A walk in Bransdale from the remote hamlet of Cockayne and along an ancient moorland track.
Distance 4 miles (6.4km)
Minimum time 2hrs
Ascent/gradient 754ft (230m)
Level of difficulty Easy
Paths Field paths and moorland tracks, a little road walking, 1 stile
Landscape Farmland and heather moorland
Suggested map aqua3 OS Outdoor Leisure 26 North York Moors - Western
Start/finish SE 620985
Dog friendliness On leads in farmland
Parking Roadside parking near cattle grid at T-junction in Cockayne
Public toilets None on route
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1 Cross the cattle grid and turn right at the T-junction towards Kirkbymoorside. Follow the road uphill and, as it bends sharp left, go through a gate signed 'Bransdale Base Camp' and follow the track down the hill to a gate. Continue along the track.
2 At the signpost by the crossroads of tracks next to Bransdale Mill carry straight on, continuing parallel with the stream on your right. Go through two gates, following the side of the stream. Climb over a slight ridge to reach another gate. Continue with a wire fence on your right, keeping on top of the ridge, then descend to a waymarked gate.
3 Cross the stream and continue ahead. At the top of a rise go half left across the field, making for a corner of the wall. Go through three field gates and follow the grassy track along the field edge to another waymarked gate. At the top of the field go over a stile beside a wooden gate on to a lane.
4 Turn left. Pass the farm buildings to a road junction and turn right. Follow the road uphill for ¼ mile (400m), passing a bend sign. Where a track joins the road from the right, turn left on to the moorland.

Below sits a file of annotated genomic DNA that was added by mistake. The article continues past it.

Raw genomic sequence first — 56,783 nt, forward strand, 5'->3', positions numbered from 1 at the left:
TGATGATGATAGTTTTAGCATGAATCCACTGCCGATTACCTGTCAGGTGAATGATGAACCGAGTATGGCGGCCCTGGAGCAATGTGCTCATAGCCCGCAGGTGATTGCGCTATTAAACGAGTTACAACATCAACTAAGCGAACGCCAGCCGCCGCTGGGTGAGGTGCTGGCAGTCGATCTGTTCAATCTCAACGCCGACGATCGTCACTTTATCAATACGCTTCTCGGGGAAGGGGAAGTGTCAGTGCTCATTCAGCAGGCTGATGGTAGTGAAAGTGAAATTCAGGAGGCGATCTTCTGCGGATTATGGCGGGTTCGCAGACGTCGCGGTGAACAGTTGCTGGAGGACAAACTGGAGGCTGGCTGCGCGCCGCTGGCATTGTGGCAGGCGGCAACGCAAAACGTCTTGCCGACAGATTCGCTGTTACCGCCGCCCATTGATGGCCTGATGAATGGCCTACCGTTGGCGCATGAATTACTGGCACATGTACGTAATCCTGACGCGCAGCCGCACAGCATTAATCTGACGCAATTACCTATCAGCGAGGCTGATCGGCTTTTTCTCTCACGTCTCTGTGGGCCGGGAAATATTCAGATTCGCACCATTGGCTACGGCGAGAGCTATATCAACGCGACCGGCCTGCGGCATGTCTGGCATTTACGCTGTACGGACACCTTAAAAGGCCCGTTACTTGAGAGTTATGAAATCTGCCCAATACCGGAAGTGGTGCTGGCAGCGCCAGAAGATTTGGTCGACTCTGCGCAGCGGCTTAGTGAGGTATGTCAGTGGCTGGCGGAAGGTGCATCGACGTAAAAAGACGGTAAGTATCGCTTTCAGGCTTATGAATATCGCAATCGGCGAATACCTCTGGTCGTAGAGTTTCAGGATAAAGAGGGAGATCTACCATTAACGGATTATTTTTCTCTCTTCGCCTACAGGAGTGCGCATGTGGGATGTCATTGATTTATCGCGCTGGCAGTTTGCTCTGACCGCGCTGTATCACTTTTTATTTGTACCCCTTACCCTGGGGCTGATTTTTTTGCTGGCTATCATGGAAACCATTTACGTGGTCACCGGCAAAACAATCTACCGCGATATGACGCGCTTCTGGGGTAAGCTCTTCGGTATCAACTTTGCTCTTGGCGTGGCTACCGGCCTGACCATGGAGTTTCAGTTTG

5 The path through the heather is indistinct, but goes half right, passing a quarried area. You will eventually reach a track, where you turn left. Follow the track to reach a metal barrier. Turn right at the junction just beyond and follow the track to a crossroads.
6 Turn left and follow the gravel track for ¾ mile (1.2km), past a boundary stone and three howes. Where the gravel track is crossed by a grass track, turn left.
7 Follow the track downhill. It passes the end of a wood and continues to wind downhill. Go through a wooden gate and then bend left to another gate on to the lane. Turn right and follow the road back to the starting point.
The hamlet of Cockayne is tucked away at the end of Bransdale, one of the most remote of the valleys of the North York Moors. Here the road loops back into the lower moors, and walking country lies ahead. Its remoteness may be the origin of its name; the 'Land of Cockayne' was a distant and mythical place, of idleness and luxury, popular in medieval literature. Pleasant though Cockayne may be in good weather, any idleness in winter is no doubt enforced by the results of its isolation.